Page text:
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Re: towards a theory of reputation

On Mon, 20 Nov 1995, James A. Donald wrote:

> Any attempt to discuss and analyze reputations using
> morally neutral language is bound to wind up as boring long
> winded meaningless complicated word salad.

I don't understand what you mean by this.  Can you give an example to how 
to discuss reputation (i.e., the concept of reputation, not a particular 
reputation) using morally non-neutral language?

William J. Halverson wrote:

> What is the differnece between 'reputation' and 'value'?

When we say the value of some object, we implicitely assume that the 
quality of the information we used to evaluate the object is good enough 
that we don't have to deal with uncertainty.  When we speak of reputation 
however, we explicitely assume that we have less than perfect information 
and that uncertainties must be dealt with.  We normally speak of value of 
objects and reputation of entities, because information about objects are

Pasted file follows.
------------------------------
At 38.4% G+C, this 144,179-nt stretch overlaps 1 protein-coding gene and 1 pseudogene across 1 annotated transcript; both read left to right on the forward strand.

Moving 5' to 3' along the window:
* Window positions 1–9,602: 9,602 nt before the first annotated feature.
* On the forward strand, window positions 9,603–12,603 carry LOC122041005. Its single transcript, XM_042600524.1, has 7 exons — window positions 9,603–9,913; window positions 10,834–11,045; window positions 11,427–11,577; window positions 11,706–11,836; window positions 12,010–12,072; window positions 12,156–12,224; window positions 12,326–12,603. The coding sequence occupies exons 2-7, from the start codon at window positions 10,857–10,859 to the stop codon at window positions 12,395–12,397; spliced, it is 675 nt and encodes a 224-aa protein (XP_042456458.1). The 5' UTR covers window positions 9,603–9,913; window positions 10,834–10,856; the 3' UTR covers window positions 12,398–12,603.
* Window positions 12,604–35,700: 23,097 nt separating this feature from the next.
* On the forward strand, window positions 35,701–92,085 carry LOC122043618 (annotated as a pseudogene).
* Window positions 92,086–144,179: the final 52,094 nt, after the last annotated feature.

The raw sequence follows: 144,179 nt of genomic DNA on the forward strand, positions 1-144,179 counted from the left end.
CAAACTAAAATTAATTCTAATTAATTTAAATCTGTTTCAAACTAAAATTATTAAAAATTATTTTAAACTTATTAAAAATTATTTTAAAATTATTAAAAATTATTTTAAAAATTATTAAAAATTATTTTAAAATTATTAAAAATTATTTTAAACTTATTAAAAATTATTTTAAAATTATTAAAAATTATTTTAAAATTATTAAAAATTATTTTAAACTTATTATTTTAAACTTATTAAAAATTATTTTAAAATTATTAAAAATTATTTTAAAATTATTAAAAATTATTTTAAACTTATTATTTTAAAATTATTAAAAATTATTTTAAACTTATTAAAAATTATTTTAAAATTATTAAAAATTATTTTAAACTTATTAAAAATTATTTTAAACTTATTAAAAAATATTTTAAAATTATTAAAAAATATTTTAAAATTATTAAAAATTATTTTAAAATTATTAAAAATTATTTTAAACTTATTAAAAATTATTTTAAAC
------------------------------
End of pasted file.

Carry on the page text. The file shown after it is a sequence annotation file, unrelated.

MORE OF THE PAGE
usually easier to obtain than information about entities.

> Why quantify it?  If Bob's advertising/testimonials are successful,
> he may not even have a 'reputation' because only insiders know
> about him.

Quantification is an abstraction that sometimes allows one to think about 
a concept more clearly.  You decide whether this is the case for 

I don't completely understand your second sentence.  Only people who know 
that Bob exists has a reputation of him, so if only insiders know he 
exists, his reputation consists of the insiders' reputations of him.

Wei Dai